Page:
Snapshot: How to Build Hardware in Asia

November 14, 2019
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Rory Dickenson

This is Snapshot, where members of German Autolabs discuss unique working challenges, from overseas manufacturing to natural language understanding. Today, our resident hardware engineer, Federico, describes how to build a brand new piece of hardware, from drawing board to award win.

In The Beginning 

In the beginning was an idea: let’s build the world’s first in-car voice assistant. That idea became a huge stack of paperwork, sketches and meeting requests which eventually was given the name ‘Chris’.

Early Chris design prototypes

The first steps towards designing Chris involved taking development boards like Arduino and Raspberry Pi, and then connecting different components together including the display, microphone and breakout board for the gesture sensors. We wired up everything with a nest of cables, chucked it in a shoe box and left the lab to show the world our new invention.

The secondary design stage involved choosing a dedicated hardware development platform, where we could start developing our firmware code and then our hardware development board. We looked at system performance, and then could start the process of our custom hardware design, inspired by the hardware development board. 

Here, we also started selecting our hardware components. Testing can get somewhat freaky around this time. You’ll need to come up with creative solutions to unforeseen problems. I remember listening for audio buzz on a DC converter by using a plastic straw like a doctor’s stethoscope to identify the source of the problem. 


From Action Plan to Execution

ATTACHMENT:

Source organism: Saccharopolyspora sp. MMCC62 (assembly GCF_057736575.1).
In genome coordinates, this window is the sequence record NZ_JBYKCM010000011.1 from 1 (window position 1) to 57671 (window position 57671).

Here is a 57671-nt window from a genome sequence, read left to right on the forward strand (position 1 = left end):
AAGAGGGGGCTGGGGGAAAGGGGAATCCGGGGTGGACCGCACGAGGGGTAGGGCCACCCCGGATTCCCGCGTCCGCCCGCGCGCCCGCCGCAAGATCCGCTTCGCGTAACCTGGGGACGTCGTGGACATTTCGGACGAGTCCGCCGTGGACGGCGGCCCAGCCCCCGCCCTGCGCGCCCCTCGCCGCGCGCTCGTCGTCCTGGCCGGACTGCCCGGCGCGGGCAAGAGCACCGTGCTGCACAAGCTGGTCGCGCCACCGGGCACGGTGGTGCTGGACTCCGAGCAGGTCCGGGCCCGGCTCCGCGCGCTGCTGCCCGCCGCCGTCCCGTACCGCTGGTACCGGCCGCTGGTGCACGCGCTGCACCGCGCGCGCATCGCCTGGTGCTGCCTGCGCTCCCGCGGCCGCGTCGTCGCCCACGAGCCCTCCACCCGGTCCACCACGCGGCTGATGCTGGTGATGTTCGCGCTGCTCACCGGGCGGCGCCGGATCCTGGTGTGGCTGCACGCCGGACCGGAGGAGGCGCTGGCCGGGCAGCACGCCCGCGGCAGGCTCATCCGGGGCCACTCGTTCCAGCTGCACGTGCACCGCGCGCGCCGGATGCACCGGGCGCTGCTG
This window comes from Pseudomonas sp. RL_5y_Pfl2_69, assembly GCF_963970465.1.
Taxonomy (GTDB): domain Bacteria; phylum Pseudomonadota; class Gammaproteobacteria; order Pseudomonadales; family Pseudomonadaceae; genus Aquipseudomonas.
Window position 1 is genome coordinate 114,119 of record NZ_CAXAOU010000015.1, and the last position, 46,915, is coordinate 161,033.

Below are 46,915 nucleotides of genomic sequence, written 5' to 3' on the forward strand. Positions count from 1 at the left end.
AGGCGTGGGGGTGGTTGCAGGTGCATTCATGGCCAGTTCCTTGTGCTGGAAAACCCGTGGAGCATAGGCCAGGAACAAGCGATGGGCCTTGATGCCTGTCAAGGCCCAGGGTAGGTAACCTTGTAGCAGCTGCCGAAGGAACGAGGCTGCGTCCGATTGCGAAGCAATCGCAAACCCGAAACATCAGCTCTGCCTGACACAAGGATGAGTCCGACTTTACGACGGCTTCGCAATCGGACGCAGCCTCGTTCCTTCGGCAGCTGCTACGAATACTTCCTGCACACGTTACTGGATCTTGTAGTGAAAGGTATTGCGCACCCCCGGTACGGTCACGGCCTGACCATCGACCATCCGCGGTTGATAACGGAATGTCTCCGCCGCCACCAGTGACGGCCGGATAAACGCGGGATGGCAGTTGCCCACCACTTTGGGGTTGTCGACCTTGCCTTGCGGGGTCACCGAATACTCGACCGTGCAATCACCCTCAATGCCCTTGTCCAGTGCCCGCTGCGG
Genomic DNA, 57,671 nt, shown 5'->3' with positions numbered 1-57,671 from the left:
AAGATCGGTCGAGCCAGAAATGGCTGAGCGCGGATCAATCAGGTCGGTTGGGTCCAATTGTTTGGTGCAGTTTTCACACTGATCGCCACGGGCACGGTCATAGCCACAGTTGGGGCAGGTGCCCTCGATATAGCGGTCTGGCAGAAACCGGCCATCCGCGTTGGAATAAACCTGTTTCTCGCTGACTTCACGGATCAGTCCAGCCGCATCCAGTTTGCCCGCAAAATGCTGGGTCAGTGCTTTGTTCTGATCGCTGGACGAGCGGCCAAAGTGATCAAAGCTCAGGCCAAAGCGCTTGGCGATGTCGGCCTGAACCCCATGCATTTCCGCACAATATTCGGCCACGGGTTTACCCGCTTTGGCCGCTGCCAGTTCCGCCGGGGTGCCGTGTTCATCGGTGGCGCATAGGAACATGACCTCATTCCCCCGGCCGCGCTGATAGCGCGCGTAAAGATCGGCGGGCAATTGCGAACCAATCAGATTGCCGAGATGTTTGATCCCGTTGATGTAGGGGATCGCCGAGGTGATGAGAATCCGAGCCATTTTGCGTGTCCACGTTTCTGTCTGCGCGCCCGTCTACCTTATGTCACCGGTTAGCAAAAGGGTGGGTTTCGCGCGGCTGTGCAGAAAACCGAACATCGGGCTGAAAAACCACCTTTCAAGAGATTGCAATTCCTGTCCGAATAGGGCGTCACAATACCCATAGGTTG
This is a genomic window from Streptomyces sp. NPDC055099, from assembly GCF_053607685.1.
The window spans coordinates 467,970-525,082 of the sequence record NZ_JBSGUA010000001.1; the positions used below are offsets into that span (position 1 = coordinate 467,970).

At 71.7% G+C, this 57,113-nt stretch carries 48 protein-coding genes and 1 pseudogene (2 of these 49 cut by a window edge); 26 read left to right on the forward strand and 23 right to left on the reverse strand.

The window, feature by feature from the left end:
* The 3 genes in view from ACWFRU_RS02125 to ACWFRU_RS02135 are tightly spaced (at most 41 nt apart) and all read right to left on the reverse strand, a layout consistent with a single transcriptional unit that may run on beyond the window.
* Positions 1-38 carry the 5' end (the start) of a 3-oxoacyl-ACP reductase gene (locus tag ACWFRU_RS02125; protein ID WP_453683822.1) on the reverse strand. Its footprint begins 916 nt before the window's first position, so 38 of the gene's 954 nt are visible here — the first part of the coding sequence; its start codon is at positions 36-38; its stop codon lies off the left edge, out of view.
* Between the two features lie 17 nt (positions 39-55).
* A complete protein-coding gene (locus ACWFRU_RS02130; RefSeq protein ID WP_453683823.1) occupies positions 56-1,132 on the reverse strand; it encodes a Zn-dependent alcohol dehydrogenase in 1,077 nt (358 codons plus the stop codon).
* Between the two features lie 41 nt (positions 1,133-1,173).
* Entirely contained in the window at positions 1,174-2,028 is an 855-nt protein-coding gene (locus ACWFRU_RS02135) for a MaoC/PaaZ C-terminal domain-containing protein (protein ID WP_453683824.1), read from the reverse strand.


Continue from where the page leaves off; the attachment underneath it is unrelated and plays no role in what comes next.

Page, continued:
There are quite a few different challenges when you manufacture a product in Asia. Logistical and organizational challenges rear their heads early on, especially the time difference between you and your factory, and also the working language. Collaborating with the other side of the world introduces time delays in execution. Typically you need to schedule calls at 9am CET, which in Asia is almost home time. This can lead to the necessity to introduce a delay in between action plan and execution. 

Our Chris factory in Malaysia

One time, we had to make a minor modification to a mechanical component inside Chris. We scheduled a call for the following day, which then took a further 24 hours to get into the product due to the timezone delays. Over 48 hours from decision to implementation for a small and simple job. The times when we had team members on the ground in Asia helped to massively speed up our manufacturing process. 

If you plan to manufacture there, I really recommend you have one of your team on site, especially at the beginning. The cost for a startup might seem high – but not as high as the host of problems that can occur with limited oversight of the manufacturing process.

We didn’t have many language issues in Malaysia since English is widely spoken, but if you decide to base your manufacturing in China then there can be some fairly serious issues that may require translators to help solve – less than ideal. Indeed, if you’re starting to manufacture your first batch of hardware in relatively low volumes, then it may well be worth investigating Eastern Europe as a base for your early-stage operations. 

Technical Details

Assembling the Printed Circuit Board (PCB) did not present significant problems. PCBs were assembled on an SMT (Surface Mount Technology) line and our boards passed the inspection process with flying colours. Some issues you might encounter relate to the soldering of SMD (Surface Mount Device) components onto the boards, especially Ball Grid Array (BGA) components, where X-ray inspections are essential to eliminate any possible issues during the soldering process.